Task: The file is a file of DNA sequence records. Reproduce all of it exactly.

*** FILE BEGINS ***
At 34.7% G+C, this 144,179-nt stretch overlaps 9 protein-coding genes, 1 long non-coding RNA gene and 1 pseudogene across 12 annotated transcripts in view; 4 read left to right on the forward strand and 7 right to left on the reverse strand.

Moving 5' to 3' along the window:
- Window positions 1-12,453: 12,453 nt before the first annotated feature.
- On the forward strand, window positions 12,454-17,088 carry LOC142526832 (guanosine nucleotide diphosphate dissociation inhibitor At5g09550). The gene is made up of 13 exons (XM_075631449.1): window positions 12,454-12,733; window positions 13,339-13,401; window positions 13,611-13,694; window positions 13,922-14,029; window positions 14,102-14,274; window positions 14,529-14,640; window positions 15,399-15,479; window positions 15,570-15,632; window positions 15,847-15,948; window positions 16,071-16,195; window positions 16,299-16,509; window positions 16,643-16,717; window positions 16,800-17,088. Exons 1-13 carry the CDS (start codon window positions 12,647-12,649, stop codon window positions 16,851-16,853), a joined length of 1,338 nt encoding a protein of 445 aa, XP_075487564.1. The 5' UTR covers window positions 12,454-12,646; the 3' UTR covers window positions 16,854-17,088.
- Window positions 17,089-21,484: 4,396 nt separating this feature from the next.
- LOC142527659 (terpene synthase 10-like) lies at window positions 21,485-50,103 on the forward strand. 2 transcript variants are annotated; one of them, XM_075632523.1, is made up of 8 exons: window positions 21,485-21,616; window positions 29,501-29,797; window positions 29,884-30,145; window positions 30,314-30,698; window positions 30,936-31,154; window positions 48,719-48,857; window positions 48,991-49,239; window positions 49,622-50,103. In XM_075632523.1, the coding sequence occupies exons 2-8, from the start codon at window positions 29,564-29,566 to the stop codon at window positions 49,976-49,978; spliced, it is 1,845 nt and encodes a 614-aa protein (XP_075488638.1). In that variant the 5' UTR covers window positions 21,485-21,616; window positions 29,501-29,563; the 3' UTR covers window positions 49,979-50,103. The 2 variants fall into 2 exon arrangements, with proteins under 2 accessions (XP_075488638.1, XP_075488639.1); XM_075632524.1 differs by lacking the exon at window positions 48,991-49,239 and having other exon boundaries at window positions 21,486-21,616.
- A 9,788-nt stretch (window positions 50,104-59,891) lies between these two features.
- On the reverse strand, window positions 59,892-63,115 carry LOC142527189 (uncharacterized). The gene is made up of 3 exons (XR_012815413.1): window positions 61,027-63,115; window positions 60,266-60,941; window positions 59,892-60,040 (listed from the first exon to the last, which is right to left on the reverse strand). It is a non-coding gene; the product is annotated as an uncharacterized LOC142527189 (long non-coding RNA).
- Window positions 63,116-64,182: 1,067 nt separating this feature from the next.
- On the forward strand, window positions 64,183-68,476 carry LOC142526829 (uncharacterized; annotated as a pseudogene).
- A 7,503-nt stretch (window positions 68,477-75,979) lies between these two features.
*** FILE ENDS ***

At 34.7% G+C, this 144,179-nt stretch overlaps 9 protein-coding genes, 1 long non-coding RNA gene and 1 pseudogene across 12 annotated transcripts in view; 4 read left to right on the forward strand and 7 right to left on the reverse strand.

Moving 5' to 3' along the window:
- Window positions 1-12,453: 12,453 nt before the first annotated feature.
- On the forward strand, window positions 12,454-17,088 carry LOC142526832 (guanosine nucleotide diphosphate dissociation inhibitor At5g09550). The gene is made up of 13 exons (XM_075631449.1): window positions 12,454-12,733; window positions 13,339-13,401; window positions 13,611-13,694; window positions 13,922-14,029; window positions 14,102-14,274; window positions 14,529-14,640; window positions 15,399-15,479; window positions 15,570-15,632; window positions 15,847-15,948; window positions 16,071-16,195; window positions 16,299-16,509; window positions 16,643-16,717; window positions 16,800-17,088. Exons 1-13 carry the CDS (start codon window positions 12,647-12,649, stop codon window positions 16,851-16,853), a joined length of 1,338 nt encoding a protein of 445 aa, XP_075487564.1. The 5' UTR covers window positions 12,454-12,646; the 3' UTR covers window positions 16,854-17,088.
- Window positions 17,089-21,484: 4,396 nt separating this feature from the next.
- LOC142527659 (terpene synthase 10-like) lies at window positions 21,485-50,103 on the forward strand. 2 transcript variants are annotated; one of them, XM_075632523.1, is made up of 8 exons: window positions 21,485-21,616; window positions 29,501-29,797; window positions 29,884-30,145; window positions 30,314-30,698; window positions 30,936-31,154; window positions 48,719-48,857; window positions 48,991-49,239; window positions 49,622-50,103. In XM_075632523.1, the coding sequence occupies exons 2-8, from the start codon at window positions 29,564-29,566 to the stop codon at window positions 49,976-49,978; spliced, it is 1,845 nt and encodes a 614-aa protein (XP_075488638.1). In that variant the 5' UTR covers window positions 21,485-21,616; window positions 29,501-29,563; the 3' UTR covers window positions 49,979-50,103. The 2 variants fall into 2 exon arrangements, with proteins under 2 accessions (XP_075488638.1, XP_075488639.1); XM_075632524.1 differs by lacking the exon at window positions 48,991-49,239 and having other exon boundaries at window positions 21,486-21,616.
- A 9,788-nt stretch (window positions 50,104-59,891) lies between these two features.
- On the reverse strand, window positions 59,892-63,115 carry LOC142527189 (uncharacterized). The gene is made up of 3 exons (XR_012815413.1): window positions 61,027-63,115; window positions 60,266-60,941; window positions 59,892-60,040 (listed from the first exon to the last, which is right to left on the reverse strand). It is a non-coding gene; the product is annotated as an uncharacterized LOC142527189 (long non-coding RNA).
- Window positions 63,116-64,182: 1,067 nt separating this feature from the next.
- On the forward strand, window positions 64,183-68,476 carry LOC142526829 (uncharacterized; annotated as a pseudogene).
- A 7,503-nt stretch (window positions 68,477-75,979) lies between these two features.